Couple slam trolls who assume they're not in a relationship

A man who uses a power wheelchair has hit out at strangers who assume his girlfriend is his carer.

Carl Thompson, from Melbourne, lives with cerebral palsy, and revealed he and his partner Kirsty are often met with confusion when people realise they are in fact in a relationship.

Carl Thompson, from Melbourne, and girlfriend Kristy
Carl Thompson, from Melbourne, lives with cerebral palsy. Photo: Caters News

Carl explained that on one occasion a flight attendant even assumed Kirsty was his mum.

“It happens a lot, often more implicit than explicit mentions, but most people don’t think that we are actually together as a couple and can often be shocked to find out," he said.

“Not always shocked in a bad way, but it just goes to show how low community expectations are of people with disability.

“I think sadly people still often think of people with disabilities as people who just go to a centre and do arts and crafts all day and couldn’t imagine them doing other regular things like having relationships.”

The pair, who first met working at a disability support organisation five years ago say they were able to eventually laugh at the incident on the plane but more needs to be done to show that people with disabilities live normal lives – Including having inter-abled romantic relationships and friendships.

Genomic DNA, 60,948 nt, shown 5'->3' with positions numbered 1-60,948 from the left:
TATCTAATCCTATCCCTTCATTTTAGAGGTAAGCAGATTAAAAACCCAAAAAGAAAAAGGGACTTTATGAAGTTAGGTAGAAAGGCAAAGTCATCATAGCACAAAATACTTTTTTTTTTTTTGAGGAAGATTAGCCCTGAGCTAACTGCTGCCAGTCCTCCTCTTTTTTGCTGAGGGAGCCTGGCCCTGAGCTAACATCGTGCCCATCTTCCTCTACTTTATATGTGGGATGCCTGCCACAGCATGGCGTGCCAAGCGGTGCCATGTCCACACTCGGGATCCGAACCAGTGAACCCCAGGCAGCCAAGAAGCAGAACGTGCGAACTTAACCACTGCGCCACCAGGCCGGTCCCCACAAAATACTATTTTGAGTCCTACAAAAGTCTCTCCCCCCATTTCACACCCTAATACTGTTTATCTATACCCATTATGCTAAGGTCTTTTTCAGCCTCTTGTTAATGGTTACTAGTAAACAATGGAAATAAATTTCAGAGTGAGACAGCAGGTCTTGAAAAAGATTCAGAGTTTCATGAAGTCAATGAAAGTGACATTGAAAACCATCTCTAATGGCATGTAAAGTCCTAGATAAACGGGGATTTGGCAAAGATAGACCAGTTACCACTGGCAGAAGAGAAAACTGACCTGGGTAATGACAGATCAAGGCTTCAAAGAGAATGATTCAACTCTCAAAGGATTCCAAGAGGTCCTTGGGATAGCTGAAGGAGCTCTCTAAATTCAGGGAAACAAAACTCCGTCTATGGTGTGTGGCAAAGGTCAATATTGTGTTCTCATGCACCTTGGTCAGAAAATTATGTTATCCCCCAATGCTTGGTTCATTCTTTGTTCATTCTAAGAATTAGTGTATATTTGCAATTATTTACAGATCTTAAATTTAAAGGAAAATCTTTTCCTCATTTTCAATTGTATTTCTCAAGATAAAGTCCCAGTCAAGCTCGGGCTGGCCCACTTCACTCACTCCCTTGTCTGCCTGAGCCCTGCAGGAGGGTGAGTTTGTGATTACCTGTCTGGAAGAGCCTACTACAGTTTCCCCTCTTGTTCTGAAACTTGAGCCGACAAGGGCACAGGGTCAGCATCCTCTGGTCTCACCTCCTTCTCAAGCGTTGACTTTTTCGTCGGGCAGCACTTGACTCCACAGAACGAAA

“People often think I'm Carl’s support worker," Kristy said.

"Often at times, I have noticed people in different environments just watching us for a while, and I assume they're probably trying to work out what's going on between us two, as in what our relationship is.

“So, I generally like to hold his hand to make it clear or give him a kiss to make it even clearer. It would be particularly weird if they thought I was his support worker when I start doing that, or I start eating his food!”

Carl Thompson and girlfriend kristy
Karl has cerebral palsy and uses a wheelchair. Photo: Caters News

When asked what could help, Kirsty said: “I think just remind people not to make assumptions, sometimes the person you are seeing might be a personal support worker, but also often it might be their friend or partner.”

Carl has even documented his own experiences living with CP, along with his and Kirsty’s time as a couple on YouTube and Instagram.

He said: “It’s one of the reasons I started the YouTube channel, to get more realistic representations of people with disability out there.”

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